I have only played this game solo and with two players, so this is all I can comment on. The game play was very fun, and it felt like you were trying to solve a new puzzle each play through. There were plenty of difficult decisions to make with each game, and it was a struggle trying to balance food, health, and ammunition, mixed with difficult decisions of who was going to ultimately die for the greater good of the success of the party. Whereas this game was fun with one and two players, I can't imagine playing this with more players. It seems like instead of a civil discussion of the best course of action, it would instead turn into chaos trying to make a decision.

What I love best about this game is the historical nature of it. Peer Sylvester explains on the first page of the rulebook that this game was based on Percy Fawcett's final attempt to find the lost city of El Dorado. He took his son and son's friend with him (which is why you have a part of three in this game) and they were never seen again. I would have personally loved it if they used those three characters as the characters in the game, instead of people like Teddy Roosevelt, but there might have been legal issues with doing so, or it could have been too raw to have children dying in a game. At least all the characters are historical in nature, and you have the option to research them outside of the game and learn more about them.

In summary, the game is a fun little puzzle that I find best with one or two players. In ways, it reminds me a bit of The Grizzled, as it is a cooperative game where you can't share information about the cards in your hand. The biggest difference between the two (apart from theme) would be that you have the capability to play this one competitively as well. If you are looking for a survival game with adventure, perils, and strategy, check out The Lost Expedition!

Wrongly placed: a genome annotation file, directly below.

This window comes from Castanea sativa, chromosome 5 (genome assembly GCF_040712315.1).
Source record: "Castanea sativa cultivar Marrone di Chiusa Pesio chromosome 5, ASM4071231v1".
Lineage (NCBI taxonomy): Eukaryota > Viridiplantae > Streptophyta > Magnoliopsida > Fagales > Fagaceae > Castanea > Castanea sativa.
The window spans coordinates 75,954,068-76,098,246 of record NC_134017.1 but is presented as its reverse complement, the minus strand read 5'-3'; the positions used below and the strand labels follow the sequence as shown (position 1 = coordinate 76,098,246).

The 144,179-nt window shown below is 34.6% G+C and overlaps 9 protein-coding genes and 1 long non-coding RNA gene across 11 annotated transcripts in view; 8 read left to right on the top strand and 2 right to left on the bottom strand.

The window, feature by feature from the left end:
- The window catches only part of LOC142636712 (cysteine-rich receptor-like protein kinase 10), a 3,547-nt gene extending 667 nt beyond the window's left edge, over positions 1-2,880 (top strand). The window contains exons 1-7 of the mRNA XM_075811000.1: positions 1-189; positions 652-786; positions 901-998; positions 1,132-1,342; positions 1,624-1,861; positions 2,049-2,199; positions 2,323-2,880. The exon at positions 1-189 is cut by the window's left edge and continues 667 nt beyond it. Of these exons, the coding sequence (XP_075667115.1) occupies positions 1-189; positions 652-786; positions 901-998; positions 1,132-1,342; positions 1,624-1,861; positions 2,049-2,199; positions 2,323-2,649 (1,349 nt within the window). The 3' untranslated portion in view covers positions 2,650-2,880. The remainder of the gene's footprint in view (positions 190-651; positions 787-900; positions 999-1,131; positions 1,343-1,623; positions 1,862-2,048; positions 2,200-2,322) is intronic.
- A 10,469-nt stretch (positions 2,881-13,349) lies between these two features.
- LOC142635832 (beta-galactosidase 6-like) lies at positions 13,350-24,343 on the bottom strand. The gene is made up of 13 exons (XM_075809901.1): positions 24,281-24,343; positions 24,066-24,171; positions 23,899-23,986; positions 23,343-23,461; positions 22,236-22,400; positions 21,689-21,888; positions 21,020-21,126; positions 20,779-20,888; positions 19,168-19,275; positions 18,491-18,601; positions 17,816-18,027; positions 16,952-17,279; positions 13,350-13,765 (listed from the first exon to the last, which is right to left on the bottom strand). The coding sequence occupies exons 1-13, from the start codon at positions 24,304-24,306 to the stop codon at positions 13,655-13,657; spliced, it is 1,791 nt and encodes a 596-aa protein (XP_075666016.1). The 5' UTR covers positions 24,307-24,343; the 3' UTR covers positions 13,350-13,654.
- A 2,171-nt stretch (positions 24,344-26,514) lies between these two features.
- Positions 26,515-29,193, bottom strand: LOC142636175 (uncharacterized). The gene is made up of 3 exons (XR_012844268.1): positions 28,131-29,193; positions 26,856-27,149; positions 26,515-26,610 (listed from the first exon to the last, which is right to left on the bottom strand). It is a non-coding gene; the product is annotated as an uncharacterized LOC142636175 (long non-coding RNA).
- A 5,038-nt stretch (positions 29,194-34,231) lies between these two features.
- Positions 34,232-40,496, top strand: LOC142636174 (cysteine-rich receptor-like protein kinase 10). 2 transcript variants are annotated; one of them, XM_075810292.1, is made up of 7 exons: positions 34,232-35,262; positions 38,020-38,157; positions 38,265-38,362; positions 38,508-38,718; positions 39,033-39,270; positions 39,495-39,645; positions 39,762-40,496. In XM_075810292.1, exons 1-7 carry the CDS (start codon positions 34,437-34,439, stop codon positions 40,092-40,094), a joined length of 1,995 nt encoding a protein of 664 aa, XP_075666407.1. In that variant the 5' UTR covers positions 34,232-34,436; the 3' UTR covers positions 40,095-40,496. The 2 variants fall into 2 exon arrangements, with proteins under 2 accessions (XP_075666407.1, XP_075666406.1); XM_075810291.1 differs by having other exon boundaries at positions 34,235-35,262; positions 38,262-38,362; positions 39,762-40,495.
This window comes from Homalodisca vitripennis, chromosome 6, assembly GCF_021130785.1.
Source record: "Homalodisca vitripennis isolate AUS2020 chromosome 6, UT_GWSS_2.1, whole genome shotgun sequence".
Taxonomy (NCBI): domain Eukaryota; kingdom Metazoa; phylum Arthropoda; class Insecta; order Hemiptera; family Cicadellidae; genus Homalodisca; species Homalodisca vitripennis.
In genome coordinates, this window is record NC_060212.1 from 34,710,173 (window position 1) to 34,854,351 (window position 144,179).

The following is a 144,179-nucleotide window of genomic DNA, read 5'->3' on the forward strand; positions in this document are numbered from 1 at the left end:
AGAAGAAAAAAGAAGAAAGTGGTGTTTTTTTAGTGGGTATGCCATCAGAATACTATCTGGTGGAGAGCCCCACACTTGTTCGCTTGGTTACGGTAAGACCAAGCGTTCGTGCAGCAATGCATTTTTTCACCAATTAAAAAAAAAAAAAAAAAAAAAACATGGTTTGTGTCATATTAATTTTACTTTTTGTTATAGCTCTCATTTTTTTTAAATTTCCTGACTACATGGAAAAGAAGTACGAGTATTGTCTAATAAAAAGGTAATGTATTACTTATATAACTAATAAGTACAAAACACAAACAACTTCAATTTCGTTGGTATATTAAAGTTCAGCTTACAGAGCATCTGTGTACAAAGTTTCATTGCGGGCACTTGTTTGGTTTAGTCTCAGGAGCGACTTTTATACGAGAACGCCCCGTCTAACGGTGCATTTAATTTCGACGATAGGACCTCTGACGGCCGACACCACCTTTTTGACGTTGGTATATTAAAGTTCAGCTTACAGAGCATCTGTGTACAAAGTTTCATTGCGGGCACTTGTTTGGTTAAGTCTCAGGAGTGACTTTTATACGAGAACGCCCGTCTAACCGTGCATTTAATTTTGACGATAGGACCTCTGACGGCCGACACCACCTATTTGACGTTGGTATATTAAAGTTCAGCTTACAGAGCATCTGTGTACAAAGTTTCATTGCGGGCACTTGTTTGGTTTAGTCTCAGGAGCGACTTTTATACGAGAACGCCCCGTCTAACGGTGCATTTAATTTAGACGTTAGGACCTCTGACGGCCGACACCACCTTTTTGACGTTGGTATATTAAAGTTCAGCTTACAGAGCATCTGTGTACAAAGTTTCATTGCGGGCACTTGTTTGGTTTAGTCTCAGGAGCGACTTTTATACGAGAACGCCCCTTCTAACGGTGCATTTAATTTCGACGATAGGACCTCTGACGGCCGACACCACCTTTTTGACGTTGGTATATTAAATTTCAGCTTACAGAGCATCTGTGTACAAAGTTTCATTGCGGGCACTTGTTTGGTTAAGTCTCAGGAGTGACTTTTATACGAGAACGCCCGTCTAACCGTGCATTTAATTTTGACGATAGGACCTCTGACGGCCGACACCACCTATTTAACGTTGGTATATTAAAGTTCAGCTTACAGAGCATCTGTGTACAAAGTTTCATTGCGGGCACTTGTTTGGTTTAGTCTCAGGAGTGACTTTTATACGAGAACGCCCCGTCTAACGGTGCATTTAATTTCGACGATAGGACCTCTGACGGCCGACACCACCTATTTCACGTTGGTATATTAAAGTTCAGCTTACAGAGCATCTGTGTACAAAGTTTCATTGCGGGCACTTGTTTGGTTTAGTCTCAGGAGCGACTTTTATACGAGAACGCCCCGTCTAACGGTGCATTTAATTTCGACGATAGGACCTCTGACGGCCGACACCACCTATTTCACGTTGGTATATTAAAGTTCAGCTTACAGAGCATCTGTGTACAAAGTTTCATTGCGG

This game was provided to me for free by Osprey Games in exchange for an honest review.
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R. L. Lloyd
United States
Rock Hill
South Carolina
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...as in my brain fails me at times.
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Thanks, this was a good review although I am curious as to why you say it plays best as a solo game or with only two players when you didn't try the game with any more than two. A three-player game, for example, plays out the same number of cards.
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Stuart Dunn
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Alabama
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Fair question. It wasn't really the number of cards it was the opinions. I noticed with two people there was some back and forth on what to do. I can only see it getting worse with more people.
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Carl-Gustaf Samuelsson
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Borås
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I've just played it once and with 4 players. I can agree that this must be best with 1-2 players, as the game is "exactly" the same with few or many players. The only difference is that you play out 2 cards each to form the "path". This will make a longer path, but we won already in the 2nd round. No special abilities as in most other coop.
It's just a nice little puzzle for 1-2 persons...